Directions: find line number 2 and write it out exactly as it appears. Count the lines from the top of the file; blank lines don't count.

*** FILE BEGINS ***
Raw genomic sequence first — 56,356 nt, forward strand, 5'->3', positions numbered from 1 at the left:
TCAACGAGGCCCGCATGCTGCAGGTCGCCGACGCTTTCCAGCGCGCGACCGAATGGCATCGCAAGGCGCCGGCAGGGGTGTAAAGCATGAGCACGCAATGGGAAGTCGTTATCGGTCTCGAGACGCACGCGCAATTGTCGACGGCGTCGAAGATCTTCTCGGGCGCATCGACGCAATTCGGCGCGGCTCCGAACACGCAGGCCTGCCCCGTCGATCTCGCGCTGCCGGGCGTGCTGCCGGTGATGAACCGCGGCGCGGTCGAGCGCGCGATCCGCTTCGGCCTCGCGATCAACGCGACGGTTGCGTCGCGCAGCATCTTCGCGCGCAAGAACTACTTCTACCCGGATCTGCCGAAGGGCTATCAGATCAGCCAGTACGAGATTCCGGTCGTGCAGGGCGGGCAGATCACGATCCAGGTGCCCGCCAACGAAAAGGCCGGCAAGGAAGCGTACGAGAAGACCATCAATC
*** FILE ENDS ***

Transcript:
TCAACGAGGCCCGCATGCTGCAGGTCGCCGACGCTTTCCAGCGCGCGACCGAATGGCATCGCAAGGCGCCGGCAGGGGTGTAAAGCATGAGCACGCAATGGGAAGTCGTTATCGGTCTCGAGACGCACGCGCAATTGTCGACGGCGTCGAAGATCTTCTCGGGCGCATCGACGCAATTCGGCGCGGCTCCGAACACGCAGGCCTGCCCCGTCGATCTCGCGCTGCCGGGCGTGCTGCCGGTGATGAACCGCGGCGCGGTCGAGCGCGCGATCCGCTTCGGCCTCGCGATCAACGCGACGGTTGCGTCGCGCAGCATCTTCGCGCGCAAGAACTACTTCTACCCGGATCTGCCGAAGGGCTATCAGATCAGCCAGTACGAGATTCCGGTCGTGCAGGGCGGGCAGATCACGATCCAGGTGCCCGCCAACGAAAAGGCCGGCAAGGAAGCGTACGAGAAGACCATCAATC